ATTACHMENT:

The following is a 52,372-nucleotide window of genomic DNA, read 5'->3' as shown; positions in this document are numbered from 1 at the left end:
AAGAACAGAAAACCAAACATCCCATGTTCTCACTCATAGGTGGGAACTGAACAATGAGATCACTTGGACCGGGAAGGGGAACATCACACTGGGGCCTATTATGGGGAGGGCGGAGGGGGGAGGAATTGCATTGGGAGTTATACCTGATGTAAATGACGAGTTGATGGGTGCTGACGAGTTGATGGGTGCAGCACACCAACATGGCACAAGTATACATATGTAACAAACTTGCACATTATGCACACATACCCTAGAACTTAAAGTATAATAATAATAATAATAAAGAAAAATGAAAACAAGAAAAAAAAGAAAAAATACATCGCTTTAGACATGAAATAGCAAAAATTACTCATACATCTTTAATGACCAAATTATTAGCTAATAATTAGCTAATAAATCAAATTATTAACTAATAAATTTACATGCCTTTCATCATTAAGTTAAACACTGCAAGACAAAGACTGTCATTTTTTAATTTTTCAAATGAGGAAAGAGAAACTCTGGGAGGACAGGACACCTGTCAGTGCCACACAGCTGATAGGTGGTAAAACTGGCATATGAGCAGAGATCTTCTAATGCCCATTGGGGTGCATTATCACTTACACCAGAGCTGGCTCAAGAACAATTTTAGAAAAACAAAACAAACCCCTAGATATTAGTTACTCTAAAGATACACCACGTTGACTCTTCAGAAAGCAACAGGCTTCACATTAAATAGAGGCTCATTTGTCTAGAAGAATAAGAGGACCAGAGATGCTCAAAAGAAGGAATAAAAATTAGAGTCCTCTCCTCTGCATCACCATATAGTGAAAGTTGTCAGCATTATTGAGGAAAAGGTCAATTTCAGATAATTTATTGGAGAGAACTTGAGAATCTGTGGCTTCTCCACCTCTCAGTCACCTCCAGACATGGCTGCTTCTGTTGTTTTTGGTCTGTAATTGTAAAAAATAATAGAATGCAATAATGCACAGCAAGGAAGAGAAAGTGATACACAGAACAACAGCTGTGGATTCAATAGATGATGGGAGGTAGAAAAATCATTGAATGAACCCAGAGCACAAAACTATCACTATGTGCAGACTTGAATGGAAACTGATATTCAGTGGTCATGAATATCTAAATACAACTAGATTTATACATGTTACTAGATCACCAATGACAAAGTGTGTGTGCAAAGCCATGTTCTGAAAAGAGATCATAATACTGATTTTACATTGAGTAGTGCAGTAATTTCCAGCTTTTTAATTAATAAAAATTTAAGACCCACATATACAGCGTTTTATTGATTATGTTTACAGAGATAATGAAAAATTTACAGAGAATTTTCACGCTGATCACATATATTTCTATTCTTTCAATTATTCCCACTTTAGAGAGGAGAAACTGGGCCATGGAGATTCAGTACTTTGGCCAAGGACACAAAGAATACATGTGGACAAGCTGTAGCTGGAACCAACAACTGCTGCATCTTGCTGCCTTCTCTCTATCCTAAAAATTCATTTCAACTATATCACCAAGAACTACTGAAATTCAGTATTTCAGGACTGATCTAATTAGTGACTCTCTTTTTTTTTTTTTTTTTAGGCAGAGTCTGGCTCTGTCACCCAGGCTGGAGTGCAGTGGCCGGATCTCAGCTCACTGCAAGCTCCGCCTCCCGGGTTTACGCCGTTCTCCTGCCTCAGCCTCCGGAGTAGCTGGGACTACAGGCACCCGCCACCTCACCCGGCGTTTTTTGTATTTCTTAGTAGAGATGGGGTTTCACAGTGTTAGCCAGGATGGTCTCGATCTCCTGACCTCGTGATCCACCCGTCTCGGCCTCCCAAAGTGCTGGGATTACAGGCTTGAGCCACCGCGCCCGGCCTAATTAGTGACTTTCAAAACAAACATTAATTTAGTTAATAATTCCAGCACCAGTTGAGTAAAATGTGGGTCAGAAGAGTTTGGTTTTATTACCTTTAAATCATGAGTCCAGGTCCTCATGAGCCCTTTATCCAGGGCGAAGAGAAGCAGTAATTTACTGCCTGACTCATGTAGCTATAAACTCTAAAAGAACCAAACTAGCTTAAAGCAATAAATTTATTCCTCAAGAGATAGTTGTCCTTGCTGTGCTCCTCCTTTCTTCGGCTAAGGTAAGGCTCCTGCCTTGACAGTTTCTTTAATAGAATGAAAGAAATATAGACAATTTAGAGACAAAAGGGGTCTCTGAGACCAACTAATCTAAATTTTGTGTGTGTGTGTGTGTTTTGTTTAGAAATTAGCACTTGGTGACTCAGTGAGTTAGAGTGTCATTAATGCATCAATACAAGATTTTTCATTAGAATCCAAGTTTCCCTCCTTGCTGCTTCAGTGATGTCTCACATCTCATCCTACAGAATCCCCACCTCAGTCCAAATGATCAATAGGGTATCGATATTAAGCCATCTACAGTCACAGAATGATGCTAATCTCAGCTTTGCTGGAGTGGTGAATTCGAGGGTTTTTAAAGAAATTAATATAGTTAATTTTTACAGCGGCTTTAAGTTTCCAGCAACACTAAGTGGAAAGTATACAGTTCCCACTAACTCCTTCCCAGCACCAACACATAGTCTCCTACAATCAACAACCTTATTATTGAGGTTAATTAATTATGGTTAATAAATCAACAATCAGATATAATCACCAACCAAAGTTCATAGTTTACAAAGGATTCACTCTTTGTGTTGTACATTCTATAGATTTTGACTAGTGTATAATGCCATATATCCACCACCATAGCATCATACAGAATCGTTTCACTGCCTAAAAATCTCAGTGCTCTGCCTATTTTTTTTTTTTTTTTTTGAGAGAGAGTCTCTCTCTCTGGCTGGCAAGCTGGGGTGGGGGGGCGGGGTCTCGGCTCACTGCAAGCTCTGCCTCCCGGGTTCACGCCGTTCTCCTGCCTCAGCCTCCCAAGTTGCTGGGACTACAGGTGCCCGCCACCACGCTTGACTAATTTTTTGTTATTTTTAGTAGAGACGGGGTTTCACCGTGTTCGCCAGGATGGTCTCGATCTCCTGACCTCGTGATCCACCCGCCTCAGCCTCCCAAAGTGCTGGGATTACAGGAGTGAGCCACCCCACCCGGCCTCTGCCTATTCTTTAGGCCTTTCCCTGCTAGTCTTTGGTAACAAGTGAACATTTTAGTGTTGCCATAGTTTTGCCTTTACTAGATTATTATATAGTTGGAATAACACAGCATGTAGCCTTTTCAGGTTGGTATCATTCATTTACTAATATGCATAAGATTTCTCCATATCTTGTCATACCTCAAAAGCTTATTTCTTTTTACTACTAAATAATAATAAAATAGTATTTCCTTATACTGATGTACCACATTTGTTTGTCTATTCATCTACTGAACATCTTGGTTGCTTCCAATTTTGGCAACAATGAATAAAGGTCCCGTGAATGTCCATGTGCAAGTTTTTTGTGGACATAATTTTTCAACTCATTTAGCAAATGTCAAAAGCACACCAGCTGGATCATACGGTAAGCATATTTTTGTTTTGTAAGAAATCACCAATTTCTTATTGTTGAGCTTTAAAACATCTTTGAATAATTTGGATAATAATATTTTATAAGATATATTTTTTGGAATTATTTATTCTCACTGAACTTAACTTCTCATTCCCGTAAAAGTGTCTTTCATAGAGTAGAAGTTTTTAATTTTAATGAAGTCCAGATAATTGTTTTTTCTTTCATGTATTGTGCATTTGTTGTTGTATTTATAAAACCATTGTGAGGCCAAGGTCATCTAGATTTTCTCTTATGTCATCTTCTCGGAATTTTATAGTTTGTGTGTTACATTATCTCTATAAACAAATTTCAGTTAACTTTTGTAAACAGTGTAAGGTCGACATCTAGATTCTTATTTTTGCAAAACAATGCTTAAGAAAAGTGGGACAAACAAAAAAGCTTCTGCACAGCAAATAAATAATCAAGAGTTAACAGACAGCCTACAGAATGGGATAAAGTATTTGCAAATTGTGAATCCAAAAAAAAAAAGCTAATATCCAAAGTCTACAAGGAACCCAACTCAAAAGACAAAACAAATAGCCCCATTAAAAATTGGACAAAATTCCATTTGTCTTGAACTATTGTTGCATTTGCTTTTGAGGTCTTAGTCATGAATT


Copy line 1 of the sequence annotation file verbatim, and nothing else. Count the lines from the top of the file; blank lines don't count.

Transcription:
The following is a 52,372-nucleotide window of genomic DNA, read 5'->3' as shown; positions in this document are numbered from 1 at the left end: